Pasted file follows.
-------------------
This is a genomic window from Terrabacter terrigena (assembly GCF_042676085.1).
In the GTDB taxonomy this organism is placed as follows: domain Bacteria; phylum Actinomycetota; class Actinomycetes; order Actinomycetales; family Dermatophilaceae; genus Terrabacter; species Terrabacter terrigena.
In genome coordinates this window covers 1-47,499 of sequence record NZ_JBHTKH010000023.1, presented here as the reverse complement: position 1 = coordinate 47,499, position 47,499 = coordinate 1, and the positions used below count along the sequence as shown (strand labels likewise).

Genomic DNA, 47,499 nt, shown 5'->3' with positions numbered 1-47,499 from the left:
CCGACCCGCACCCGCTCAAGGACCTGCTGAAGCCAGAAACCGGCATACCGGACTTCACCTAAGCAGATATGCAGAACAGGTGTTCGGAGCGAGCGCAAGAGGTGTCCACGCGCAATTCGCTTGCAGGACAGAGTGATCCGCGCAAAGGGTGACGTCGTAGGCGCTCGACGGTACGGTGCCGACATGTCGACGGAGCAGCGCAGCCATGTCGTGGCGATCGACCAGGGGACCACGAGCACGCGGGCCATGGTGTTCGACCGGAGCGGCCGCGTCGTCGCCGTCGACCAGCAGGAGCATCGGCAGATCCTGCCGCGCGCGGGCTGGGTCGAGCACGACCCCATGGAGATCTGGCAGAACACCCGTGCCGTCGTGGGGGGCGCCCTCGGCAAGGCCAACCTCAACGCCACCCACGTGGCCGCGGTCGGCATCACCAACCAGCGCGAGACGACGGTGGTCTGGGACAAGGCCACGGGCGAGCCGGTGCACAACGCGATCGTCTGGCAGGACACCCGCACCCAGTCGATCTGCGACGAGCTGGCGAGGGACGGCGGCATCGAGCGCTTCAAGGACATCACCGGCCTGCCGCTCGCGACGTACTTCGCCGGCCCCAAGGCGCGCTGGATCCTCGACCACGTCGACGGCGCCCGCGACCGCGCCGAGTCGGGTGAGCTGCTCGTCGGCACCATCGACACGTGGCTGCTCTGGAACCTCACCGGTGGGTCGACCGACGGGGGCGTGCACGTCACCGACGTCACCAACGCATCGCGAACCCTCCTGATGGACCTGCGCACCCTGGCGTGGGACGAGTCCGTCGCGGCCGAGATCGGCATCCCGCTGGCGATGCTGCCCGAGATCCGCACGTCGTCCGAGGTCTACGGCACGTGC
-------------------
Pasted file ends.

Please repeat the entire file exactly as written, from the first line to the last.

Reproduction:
This is a genomic window from Terrabacter terrigena (assembly GCF_042676085.1).
In the GTDB taxonomy this organism is placed as follows: domain Bacteria; phylum Actinomycetota; class Actinomycetes; order Actinomycetales; family Dermatophilaceae; genus Terrabacter; species Terrabacter terrigena.
In genome coordinates this window covers 1-47,499 of sequence record NZ_JBHTKH010000023.1, presented here as the reverse complement: position 1 = coordinate 47,499, position 47,499 = coordinate 1, and the positions used below count along the sequence as shown (strand labels likewise).

Genomic DNA, 47,499 nt, shown 5'->3' with positions numbered 1-47,499 from the left:
CCGACCCGCACCCGCTCAAGGACCTGCTGAAGCCAGAAACCGGCATACCGGACTTCACCTAAGCAGATATGCAGAACAGGTGTTCGGAGCGAGCGCAAGAGGTGTCCACGCGCAATTCGCTTGCAGGACAGAGTGATCCGCGCAAAGGGTGACGTCGTAGGCGCTCGACGGTACGGTGCCGACATGTCGACGGAGCAGCGCAGCCATGTCGTGGCGATCGACCAGGGGACCACGAGCACGCGGGCCATGGTGTTCGACCGGAGCGGCCGCGTCGTCGCCGTCGACCAGCAGGAGCATCGGCAGATCCTGCCGCGCGCGGGCTGGGTCGAGCACGACCCCATGGAGATCTGGCAGAACACCCGTGCCGTCGTGGGGGGCGCCCTCGGCAAGGCCAACCTCAACGCCACCCACGTGGCCGCGGTCGGCATCACCAACCAGCGCGAGACGACGGTGGTCTGGGACAAGGCCACGGGCGAGCCGGTGCACAACGCGATCGTCTGGCAGGACACCCGCACCCAGTCGATCTGCGACGAGCTGGCGAGGGACGGCGGCATCGAGCGCTTCAAGGACATCACCGGCCTGCCGCTCGCGACGTACTTCGCCGGCCCCAAGGCGCGCTGGATCCTCGACCACGTCGACGGCGCCCGCGACCGCGCCGAGTCGGGTGAGCTGCTCGTCGGCACCATCGACACGTGGCTGCTCTGGAACCTCACCGGTGGGTCGACCGACGGGGGCGTGCACGTCACCGACGTCACCAACGCATCGCGAACCCTCCTGATGGACCTGCGCACCCTGGCGTGGGACGAGTCCGTCGCGGCCGAGATCGGCATCCCGCTGGCGATGCTGCCCGAGATCCGCACGTCGTCCGAGGTCTACGGCACGTGC